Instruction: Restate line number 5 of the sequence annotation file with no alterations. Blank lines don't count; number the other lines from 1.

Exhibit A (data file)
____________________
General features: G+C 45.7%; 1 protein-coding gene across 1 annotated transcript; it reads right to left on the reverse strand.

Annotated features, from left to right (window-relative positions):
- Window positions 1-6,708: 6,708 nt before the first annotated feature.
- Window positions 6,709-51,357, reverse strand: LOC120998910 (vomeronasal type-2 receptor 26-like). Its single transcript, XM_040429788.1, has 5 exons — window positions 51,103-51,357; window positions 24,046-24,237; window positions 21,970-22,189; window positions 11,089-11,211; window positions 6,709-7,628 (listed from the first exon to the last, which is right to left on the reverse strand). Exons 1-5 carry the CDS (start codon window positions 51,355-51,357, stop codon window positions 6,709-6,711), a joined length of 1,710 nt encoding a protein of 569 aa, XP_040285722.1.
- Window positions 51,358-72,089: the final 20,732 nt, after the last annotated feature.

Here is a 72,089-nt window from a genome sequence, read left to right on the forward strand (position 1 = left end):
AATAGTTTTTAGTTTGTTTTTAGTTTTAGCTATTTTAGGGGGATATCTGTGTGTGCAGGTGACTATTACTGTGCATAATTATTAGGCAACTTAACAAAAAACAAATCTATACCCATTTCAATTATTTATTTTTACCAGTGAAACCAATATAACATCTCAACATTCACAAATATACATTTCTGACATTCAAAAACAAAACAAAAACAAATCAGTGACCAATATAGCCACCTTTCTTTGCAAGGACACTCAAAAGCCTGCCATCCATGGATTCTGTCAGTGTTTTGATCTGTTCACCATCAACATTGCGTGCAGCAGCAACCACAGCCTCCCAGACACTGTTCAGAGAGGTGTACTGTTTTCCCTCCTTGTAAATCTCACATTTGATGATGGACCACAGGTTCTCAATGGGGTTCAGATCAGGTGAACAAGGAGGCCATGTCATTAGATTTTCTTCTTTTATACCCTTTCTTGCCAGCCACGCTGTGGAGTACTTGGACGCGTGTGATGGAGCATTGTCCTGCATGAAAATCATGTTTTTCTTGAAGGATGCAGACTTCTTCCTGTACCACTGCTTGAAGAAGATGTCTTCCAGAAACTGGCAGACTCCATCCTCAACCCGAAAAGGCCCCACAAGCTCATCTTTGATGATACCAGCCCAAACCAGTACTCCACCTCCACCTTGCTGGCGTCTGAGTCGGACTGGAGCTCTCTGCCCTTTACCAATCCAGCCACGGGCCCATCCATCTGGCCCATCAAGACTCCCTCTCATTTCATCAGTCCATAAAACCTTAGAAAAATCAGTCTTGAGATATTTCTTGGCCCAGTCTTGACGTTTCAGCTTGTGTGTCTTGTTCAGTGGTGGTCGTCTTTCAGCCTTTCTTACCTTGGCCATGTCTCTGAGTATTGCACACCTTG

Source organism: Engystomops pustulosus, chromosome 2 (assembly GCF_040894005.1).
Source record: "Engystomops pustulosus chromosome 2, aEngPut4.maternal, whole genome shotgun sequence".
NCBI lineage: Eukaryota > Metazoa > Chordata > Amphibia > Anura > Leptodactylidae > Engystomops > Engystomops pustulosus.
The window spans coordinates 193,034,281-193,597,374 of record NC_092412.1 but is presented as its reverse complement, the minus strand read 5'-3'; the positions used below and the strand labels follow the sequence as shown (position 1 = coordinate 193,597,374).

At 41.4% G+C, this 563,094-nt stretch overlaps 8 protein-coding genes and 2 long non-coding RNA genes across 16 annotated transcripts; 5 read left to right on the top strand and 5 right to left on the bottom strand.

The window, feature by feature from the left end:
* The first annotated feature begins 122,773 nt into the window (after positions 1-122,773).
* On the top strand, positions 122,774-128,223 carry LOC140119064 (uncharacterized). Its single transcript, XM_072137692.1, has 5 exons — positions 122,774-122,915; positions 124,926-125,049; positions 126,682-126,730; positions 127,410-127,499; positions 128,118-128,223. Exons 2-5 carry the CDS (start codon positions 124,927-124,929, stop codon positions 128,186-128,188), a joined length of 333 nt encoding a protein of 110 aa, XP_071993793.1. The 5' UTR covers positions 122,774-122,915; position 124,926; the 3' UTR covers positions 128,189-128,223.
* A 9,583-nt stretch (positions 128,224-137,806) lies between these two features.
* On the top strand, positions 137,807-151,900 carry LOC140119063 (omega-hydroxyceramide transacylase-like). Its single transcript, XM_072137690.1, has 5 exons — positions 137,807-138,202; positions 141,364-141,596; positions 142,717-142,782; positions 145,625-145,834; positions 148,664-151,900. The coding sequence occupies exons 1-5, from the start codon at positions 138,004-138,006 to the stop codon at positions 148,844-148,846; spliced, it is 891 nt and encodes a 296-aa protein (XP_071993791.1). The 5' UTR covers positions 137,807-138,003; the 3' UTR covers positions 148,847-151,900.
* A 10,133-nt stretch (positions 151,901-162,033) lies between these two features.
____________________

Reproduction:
- Window positions 51,358-72,089: the final 20,732 nt, after the last annotated feature.